... Since the encircling earthworks imply a relationship between hydrological conditions and prehistoric settlement, it is reasonable to assume there was a particular association between environment and society in this region. Environmental examination of these sites and their landscapes (Moore 1988a(Moore , b, 1992Boyd et al. 1999a, b;Boyd and McGrath 2001a, b;McGrath and Boyd 2001;Boyd 2004Boyd , 2007Boyd , 2008Boyd and Habberfield-Short 2007;Habberfield-Short and Boyd 2007;McGrath et al. 2008) has progressed to a point where integration with the archaeology is possible (Figure 1). We now discuss the geoarchaeological and archaeological materials and data specific to our case study before returning to the wider implications of the case study in later sections of this paper. ...
... Initial recognition of the sites was founded on the identification of encircling earthworks interpreted as defensive and water-management features. Subsequent geoarchaeological study (Boyd et al. 1999a, b;McGrath and Boyd 2001;McGrath et al. 2008) developed a model of the earliest settlement being along prehistoric rivers. Importantly, these rivers represented a period where the floodplain was better watered than at present, and where the rivers that did flow across the floodplain were more abundant, of a different form, and differently located to those at present. ...
... On listera ici quelques noms : Obluang (Santoni et al., 1986), Spirit Cave (Gorman, 1972), Tham Pha Chan (Bronson & White, 1992), Banyan Caves (Reynolds, 1992), Ong Bah (Sorensen, 1988), Khao Talu et Head Caves (Pookajorn, 1984), Pak Om et Buang Baeb (Srisuchat, 1987), Tham Kao Khi (Reynolds, 1989). Dans le cadre de nos travaux (Zeitoun et al., 2008) Pour l'Âge du Fer (Tankitikon, 1987 ;Prishanchit, et al. 1988 ;Pautreau, 1997 ;Saengjan, et al. 1997 ;Pautreau et al., 2001 ;Mc Grath & Boyd, 2001), pour l'Âge du Bronze (Solheim, 1968 ;Pautreau et al., 1997 ; pour le Néolithique (Sangvichien, 1966 ;Douglas, 1997 ;Pietrusewsky, 1974Pietrusewsky, , 1982Pietrusewsky, et 1997Higham & Kijngan, 1982) et pour le Mésolithique (Sorensen, 1967 ;Jacob, 1969). Ces travaux archéologiques ont parfois été assortis d'études biologiques assez poussées des restes humains, mais n'ont pas été traités de manière intégrée suivant les méthodes actuelles de l'anthropologie funéraire. ...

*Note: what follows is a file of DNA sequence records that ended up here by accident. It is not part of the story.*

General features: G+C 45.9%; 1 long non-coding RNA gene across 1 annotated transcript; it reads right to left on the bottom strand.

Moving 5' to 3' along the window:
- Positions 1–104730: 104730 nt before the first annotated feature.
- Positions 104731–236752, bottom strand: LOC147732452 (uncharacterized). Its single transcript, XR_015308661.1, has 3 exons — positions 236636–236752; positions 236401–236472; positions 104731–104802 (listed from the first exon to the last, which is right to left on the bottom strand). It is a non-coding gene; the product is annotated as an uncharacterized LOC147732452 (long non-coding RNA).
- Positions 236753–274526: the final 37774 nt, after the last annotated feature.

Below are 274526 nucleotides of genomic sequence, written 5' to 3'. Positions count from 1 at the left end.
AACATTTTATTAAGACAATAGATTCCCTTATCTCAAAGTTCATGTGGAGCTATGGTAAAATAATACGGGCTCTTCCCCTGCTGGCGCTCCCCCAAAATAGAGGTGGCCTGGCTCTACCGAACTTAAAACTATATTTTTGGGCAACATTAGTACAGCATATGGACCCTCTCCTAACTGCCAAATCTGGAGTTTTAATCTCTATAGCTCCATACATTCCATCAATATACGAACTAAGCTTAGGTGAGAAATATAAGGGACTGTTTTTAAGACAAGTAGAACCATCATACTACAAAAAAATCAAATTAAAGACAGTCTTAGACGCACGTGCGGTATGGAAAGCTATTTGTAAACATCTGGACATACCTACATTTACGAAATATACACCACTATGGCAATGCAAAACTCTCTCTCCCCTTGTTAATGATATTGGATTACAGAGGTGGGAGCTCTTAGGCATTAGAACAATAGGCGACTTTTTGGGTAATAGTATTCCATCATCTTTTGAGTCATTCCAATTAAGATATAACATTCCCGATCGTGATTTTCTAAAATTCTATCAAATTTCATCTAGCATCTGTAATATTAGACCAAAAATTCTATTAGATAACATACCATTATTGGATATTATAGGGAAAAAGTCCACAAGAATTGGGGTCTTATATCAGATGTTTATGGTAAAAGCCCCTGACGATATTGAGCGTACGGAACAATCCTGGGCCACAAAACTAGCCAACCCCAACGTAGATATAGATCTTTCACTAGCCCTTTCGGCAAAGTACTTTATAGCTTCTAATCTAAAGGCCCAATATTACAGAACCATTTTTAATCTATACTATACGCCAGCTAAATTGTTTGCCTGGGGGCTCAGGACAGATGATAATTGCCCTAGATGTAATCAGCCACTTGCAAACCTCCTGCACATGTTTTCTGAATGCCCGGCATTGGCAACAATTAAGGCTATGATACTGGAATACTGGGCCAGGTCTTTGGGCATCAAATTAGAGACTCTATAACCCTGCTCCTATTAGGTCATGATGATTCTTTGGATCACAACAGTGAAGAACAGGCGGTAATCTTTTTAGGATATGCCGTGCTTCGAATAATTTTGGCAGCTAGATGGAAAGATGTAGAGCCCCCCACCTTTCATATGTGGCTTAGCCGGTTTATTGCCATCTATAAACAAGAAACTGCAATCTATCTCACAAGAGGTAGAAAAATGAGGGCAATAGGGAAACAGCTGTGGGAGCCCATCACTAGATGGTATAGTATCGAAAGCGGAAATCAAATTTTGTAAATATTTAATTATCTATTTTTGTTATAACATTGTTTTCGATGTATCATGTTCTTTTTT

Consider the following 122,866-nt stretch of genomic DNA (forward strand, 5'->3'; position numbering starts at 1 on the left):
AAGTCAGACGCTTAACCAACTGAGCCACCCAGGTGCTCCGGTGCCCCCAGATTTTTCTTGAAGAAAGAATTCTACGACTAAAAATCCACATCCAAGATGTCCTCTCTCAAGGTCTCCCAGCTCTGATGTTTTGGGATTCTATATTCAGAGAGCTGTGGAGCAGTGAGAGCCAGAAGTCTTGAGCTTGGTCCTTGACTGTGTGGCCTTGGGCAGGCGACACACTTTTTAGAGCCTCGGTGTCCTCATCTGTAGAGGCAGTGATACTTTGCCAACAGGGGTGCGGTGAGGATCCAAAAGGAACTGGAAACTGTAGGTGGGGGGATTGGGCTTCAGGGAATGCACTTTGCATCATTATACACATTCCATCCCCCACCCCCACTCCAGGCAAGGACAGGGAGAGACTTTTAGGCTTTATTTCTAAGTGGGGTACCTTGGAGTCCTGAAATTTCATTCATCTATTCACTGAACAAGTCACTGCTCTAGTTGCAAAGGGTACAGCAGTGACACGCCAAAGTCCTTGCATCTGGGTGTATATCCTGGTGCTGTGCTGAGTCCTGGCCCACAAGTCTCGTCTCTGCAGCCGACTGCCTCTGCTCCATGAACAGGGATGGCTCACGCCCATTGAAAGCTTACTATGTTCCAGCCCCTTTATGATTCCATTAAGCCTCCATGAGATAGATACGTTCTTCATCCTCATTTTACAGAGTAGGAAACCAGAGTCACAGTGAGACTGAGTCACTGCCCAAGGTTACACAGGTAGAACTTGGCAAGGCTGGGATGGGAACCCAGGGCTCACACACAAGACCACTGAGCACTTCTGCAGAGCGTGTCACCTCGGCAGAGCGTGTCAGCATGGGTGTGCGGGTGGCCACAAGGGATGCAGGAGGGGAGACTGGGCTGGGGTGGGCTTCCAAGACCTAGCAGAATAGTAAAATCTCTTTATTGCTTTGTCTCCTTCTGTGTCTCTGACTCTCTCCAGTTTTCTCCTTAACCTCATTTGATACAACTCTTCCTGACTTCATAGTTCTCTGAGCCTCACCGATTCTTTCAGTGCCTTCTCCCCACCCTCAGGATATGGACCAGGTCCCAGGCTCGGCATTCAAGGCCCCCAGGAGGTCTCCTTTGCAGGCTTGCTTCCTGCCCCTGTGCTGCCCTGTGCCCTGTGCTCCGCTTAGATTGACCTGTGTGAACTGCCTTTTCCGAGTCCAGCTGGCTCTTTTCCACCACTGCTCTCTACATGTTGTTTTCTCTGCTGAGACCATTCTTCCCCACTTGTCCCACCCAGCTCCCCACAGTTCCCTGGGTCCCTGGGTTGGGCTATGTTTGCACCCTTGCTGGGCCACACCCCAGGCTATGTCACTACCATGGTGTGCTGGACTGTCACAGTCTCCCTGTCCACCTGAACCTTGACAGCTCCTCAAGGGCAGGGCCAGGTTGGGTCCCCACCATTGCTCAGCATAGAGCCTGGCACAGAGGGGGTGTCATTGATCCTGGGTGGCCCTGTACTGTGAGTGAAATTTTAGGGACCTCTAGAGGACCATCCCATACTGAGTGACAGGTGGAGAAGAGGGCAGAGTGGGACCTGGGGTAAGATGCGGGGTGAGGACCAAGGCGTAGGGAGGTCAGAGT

... Non Ban Jak is located in Amphoe Non Sung of Nakhon Ratchasima Province, northeast Thailand ( Fig. 30.1) . The site was first identified in 1996 through pedestrian survey and has since been excavated and described in detail in a number of publications (Boyd et al. 1999;Boyd and McGrath 2001;McGrath and Boyd 2001;Higham 2011bHigham , 2014aHigham , 2014bHigham and Rispoli 2014;Higham 2015aHigham , 2016 Non Ban Jak is characterized by an eastern and western mound divided by a shallow depression. This is unusual, although also present at the nearby site Non Muang Kao (Fig. 30.1). ...
... The first season of excavations opened an area measuring 8 m 2 on the eastern mound, while the following three seasons have uncovered 35 m by 10 m that began in the low-lying area and climbed onto the western mound. The radiocarbon determinations place moat construction in the fourth to fifth centuries AD terra australis 45 (McGrath and Boyd 2001). Over 40 C 14 dates from rice, human bone and shells from occupation and mortuary contexts indicate that initial settlement took place in the third to fourth centuries AD. ...
... Hàng trăm các ví dụ chứng thực cho bản chất then chốt của việc bảo tồn và điều khiển nguồn nước (Moore 1992: 26). Nhiều di tích cư trú lớn có thành lũy và hào bao quanh của thiên niên kỷ I BC được tìm thấy nhiều nơi ở Campuchia, Miến Điện, Thái Lan và Việt Nam ngày nay, mặc dù chức năng và niên đại chính xác của một số nơi là chưa rõ ràng (Albrecht và nnk 2000; Dega 1999; Fletcher và nnk 2008; Higham 2002; McGrath and Boyd 2001; Moore 1988 Moore , 1989 Moore , 1992). Những nơi cư trú này, cho thấy mức độ của tính biến đổi quan trọng, như là một phần của một loại rất phổ biến mà trong đó các cộng đồng địa phương tận dụng rộng rãi các công trình đắp đất và các thành phần hào bao. ...